Viewing entries tagged
Psychology

The Feeder Streams of Happiness

The feeder streams of happiness include:

  • Sense of control: you can actually change a situation

  • Sense of purpose: there are things you want to achieve

Personal Initiative and Happiness

Personal initiative is a proactive and goal-oriented mindset, characterized by long-term focus and persistence in the face of obstacles and setbacks.  Such a mindset is action-oriented, planful, and anticipatory: quickly turning goals into actions - with back-up plans ready just in case.

The Dark Side of Empathy

Empathy is also associated with ingroup bias and outgroup antagonism. One is more likely to feel the joys and sorrows of some people more than others, especially if they’re the same ethnicity.

Free Will and Decision-Making Machines

It’s hard to wrap one’s head around the idea of being a machine with free will. It would be easier if we expanded our understanding of machine and shrank our notion of free will.

In The Name of Science: Portraying The Other Side as Driven by Fear

According to this trope, the Fearful Conservative is afraid of change and uncertainty, clinging to the safe harbor of habit and tradition, overly controlled, troubled by bad dreams and distressed by disorder. In so many words: fear makes conservatives stupid. The authors usually bolster their case with a few studies and quotes from “experts”, which can be hard to refute if you don’t know what they’re leaving out - namely, evidence to the contrary.

Behind The Headlines: Are Conservatives Driven by Fear? Part II

One thing the articles and opinion pieces don’t mention is the decades of research on personality and political attitudes, covering tens of thousands of participants. And that research is, well, unequivocal: conservatism is not associated with anxiety or fear - it’s most strongly associated with Conscientiousness.

Behind the Headlines: Are Conservatives Driven by Fear? Part I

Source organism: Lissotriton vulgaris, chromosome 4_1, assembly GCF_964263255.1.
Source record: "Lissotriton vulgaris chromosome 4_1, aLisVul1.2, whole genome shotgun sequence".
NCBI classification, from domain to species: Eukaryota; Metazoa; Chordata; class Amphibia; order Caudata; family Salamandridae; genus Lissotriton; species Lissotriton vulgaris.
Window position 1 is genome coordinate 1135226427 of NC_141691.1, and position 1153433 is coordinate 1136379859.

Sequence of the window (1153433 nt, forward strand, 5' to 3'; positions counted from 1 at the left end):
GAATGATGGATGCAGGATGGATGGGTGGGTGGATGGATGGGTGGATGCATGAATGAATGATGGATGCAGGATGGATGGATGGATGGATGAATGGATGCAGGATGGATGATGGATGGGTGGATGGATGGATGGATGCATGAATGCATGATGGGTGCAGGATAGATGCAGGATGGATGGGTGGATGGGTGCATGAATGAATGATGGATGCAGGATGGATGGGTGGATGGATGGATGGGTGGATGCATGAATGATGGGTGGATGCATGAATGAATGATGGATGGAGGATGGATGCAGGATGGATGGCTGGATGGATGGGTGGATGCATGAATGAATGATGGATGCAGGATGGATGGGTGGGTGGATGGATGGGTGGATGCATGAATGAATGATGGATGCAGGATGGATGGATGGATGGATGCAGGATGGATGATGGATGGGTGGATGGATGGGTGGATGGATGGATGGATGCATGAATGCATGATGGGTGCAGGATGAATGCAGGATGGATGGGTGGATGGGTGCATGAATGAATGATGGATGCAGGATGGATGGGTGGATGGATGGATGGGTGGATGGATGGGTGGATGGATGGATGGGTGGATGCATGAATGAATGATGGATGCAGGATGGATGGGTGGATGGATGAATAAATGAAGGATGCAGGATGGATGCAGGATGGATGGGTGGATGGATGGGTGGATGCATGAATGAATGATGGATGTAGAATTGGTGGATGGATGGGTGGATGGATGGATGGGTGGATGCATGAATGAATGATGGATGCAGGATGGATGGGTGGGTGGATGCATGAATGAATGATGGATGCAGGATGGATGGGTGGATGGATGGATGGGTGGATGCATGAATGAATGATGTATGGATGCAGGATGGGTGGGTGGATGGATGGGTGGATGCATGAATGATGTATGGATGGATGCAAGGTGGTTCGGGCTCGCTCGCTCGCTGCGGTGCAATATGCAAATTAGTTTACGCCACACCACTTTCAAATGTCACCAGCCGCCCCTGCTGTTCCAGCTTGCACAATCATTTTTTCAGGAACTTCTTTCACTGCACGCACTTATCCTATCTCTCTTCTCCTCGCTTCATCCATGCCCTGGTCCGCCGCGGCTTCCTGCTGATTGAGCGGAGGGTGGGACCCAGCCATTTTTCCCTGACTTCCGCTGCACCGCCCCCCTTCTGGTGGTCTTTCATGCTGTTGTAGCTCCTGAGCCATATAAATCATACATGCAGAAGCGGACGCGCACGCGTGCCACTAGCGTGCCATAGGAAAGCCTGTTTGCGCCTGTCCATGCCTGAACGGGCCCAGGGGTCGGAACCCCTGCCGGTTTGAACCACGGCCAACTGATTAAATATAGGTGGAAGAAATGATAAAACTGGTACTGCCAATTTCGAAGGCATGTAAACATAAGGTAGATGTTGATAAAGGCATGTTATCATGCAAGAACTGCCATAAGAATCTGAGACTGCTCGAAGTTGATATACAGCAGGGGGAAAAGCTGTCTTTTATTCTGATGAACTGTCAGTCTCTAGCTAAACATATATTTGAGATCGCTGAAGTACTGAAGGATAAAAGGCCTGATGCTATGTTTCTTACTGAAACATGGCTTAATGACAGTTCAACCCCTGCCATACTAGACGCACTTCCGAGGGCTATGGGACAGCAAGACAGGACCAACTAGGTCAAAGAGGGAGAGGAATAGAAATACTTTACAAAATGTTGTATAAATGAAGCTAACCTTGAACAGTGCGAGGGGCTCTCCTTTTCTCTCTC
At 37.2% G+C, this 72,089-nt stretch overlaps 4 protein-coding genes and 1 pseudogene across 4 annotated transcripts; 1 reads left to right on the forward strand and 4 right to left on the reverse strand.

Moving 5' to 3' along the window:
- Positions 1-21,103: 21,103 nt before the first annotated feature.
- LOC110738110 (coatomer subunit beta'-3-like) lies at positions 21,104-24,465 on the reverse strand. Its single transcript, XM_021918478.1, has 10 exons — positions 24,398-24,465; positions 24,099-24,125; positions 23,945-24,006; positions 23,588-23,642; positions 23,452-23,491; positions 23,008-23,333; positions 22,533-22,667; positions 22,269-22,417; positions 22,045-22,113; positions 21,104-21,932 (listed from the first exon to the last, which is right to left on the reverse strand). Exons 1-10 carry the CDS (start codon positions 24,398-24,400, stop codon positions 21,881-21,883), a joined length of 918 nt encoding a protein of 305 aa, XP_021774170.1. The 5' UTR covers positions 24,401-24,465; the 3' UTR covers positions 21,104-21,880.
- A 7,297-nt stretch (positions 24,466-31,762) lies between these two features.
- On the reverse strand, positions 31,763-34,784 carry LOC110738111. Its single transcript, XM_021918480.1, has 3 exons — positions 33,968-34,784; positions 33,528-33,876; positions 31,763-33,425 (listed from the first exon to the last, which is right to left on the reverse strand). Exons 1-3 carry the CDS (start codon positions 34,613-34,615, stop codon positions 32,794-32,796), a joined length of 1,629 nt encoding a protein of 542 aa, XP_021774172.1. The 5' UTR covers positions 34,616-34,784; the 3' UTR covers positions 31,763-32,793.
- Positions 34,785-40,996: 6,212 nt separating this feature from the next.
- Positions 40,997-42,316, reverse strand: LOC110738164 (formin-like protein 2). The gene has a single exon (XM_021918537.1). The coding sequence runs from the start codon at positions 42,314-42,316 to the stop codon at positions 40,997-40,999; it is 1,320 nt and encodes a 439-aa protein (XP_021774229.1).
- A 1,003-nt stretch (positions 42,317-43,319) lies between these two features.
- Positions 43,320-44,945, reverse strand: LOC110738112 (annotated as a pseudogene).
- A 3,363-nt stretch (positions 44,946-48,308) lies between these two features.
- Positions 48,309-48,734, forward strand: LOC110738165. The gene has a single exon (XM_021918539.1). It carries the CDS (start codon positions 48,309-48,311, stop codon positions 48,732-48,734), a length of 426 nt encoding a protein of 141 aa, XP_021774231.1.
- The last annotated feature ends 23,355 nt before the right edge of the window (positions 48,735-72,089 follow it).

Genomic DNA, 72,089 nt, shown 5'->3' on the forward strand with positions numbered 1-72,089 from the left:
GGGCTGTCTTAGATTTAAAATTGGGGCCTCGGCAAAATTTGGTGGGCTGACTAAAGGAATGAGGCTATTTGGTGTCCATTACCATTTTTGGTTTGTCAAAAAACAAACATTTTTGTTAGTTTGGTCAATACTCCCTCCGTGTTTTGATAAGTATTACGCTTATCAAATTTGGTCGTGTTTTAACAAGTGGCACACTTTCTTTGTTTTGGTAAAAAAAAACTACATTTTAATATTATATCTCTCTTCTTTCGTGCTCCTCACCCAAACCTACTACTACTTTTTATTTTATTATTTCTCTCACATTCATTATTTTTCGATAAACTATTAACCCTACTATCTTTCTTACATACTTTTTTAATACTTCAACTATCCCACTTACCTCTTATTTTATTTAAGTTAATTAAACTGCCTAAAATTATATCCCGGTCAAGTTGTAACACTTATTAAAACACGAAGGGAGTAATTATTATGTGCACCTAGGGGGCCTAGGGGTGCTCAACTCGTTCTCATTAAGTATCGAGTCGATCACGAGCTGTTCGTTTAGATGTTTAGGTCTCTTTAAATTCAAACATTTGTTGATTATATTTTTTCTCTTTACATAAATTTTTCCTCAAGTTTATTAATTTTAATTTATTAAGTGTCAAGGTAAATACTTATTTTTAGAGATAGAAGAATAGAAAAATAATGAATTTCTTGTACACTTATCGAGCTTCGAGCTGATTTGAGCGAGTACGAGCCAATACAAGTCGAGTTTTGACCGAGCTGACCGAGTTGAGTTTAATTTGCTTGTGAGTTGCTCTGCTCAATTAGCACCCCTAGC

Azarian wrote a Psychology Today piece titled, “Fear and Anxiety Drive Conservatives' Political Attitudes” …he supported his claims with evidence from four studies. Luckily I was able to locate most of the original studies to see if his conclusions were reasonable. Here’s what I found…

Life Experience, Political Opinions, and Gut Feelings

What I see here is that the two conservative groups have done rather well, despite their limited education. It makes sense to me that they believe most people can get ahead if they work hard - because, for the most part, that’s how it worked out for them. Is that “system justification”, or simply believing in the system upon the evidence of their own lives?

Locus of Control: Truth and Consequences

Locus of control is not just a belief in the head - it is a belief tendency that reflects reality and creates reality. Change the reality and the belief will shift - maybe not in lock-step but in time.

Self-Serving Bias: Truth and Consequences

Self-serving bias: the tendency to take credit for desirable outcomes and blame factors outside one’s control for undesired outcome, e.g., attributing a job promotion to hard work but failure to get promoted to a bad boss. What accounts for this tendency? Here are four possibilities:

Free Will and Constrained Choice: Why People Do What They Do

To simplify a whole lot, there are two schools of thought about why people do what they do. One is that people can’t help it because behavior is an outcome of things that they have no control over, like culture, childhood trauma…The other school of thought says behavior is always “on-purpose”. In other words, behavior is goal-directed - by definition. We therefore choose what we do according to the perceived payoff: what we’re trying to achieve or avoid.

Are Veterinarians Nicer Than Doctors? If So, Why?

I have noticed these differences in the manner of veterinarians and physicians for years. Why the difference? Is it a matter of workload and stress? Status and power? How much can’t be helped and how much is a choice? How much is related to different incentives and payment systems?

The Art of Persuasion: When Fear Does Not Work

Studies on the effectiveness of driver safety messages found that messages that focused on “fear arousal” were more likely to be rejected, while those that focused on concrete, doable behaviors were more likely to be accepted.